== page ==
Our last blog talked about the growing popularity of flowing screed and the new material developments. So this time we’re letting you know just a little bit more about gypsum vs cement-based to help you make your flowing screed decision.
Gypsum-based flowing screeds were first introduced into the market in the early 1990s. Using gypsum as a binder helped eliminate some of the problems that cement can cause. For example, gypsum based materials do not shrink like cement does when drying and becoming solid. The stable nature of gypsum makes the formulation of flowing screed easier.
Concrete plants that were needed to produce the material initially resisted gypsum based materials. They were concerned with the cross-contamination between gypsum and cement and this concern was somewhat justified because the result of this can be very damaging. This resistance has now been largely overcome and many plants now produce gypsum materials but the requirement for good “housekeeping” is still a strict one.
The soft-flooring industry also resisted gypsum because of the belief that it was more difficult to apply floor finishes over it. This belief arises largely from a misunderstanding of how gypsum-based screeds dry, how long it takes before floor finishes can be applied and the methods and materials needed to apply floor finishes safely. Despite this belief, approximately 20% of the ‘thick section’ screed market in the UK is currently occupied by gypsum flowing screeds, though it is true that this percentage is much higher in many other countries.
There have been many attempts to produce flowing screeds based on cement over the years. None have, until now, completely resolved the issues resulting from shrinkage that occurs and so the materials have all failed to be reliable in use. The first real solution to this was brought to the market in 2011 by French cement-based materials company, Cemexa. They were able to control the shrinkage of the cement using a new system of chemistry to give the flowing screed stability and robustness which was comparable to the gypsum-based screeds.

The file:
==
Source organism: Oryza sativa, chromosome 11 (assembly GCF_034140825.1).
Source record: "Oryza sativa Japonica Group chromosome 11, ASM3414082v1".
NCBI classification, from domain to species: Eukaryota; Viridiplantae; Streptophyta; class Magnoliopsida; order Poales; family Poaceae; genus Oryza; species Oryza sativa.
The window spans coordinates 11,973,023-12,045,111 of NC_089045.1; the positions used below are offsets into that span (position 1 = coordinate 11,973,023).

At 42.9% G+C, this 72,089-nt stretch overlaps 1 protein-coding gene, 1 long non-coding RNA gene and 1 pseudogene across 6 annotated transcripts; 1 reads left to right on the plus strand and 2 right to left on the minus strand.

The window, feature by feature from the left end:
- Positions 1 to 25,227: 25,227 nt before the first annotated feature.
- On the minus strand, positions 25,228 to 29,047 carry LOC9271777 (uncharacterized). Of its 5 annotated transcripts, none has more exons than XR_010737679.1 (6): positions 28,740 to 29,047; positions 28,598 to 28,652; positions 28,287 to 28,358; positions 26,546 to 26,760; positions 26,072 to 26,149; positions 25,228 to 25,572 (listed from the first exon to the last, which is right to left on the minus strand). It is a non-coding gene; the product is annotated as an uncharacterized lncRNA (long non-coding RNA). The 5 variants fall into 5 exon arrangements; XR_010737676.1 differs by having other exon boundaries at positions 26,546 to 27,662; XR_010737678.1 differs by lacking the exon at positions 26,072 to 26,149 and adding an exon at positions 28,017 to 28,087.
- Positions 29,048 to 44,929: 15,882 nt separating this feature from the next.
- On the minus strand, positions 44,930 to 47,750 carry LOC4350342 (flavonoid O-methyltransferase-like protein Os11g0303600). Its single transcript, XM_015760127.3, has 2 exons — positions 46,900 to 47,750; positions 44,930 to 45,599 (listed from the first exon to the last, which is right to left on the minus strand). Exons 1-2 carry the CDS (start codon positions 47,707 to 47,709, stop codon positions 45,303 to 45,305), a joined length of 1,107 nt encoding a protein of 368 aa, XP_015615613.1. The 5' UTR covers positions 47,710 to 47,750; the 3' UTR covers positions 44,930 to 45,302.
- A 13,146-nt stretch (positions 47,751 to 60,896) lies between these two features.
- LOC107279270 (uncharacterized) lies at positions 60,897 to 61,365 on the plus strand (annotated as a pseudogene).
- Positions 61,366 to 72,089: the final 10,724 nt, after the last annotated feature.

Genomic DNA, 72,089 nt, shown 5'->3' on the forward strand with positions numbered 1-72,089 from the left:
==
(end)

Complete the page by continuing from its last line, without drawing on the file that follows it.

Compared to gypsum, cement–based flowing screed using Cemexa’s technology (branded Cemfloor in the UK) is proven to be more reliable and quicker when drying. It also makes the preparation for floor finishes easier by being more compatible with the adhesives used. This option does command a price premium and, as with all things, the benefits will outweigh this on some projects and not on others.
Currently, having only been in the UK for a little over two years, Cement-based flowing screed has been growing extraordinarily rapidly. Partly this is because of the previously unavailable benefits that it brings but partly because it has arrived at a time when the flowing screed market, in general, is growing at the expense of traditional, hand applied screeds. Sand and cement screed applied the “old way” is still the biggest part of the market by a large margin but, for the first time, it seems to be losing market at a substantial rate.
For more information on what type of screed is best for your future projects, contact Screed Giant at 0330 118 0952.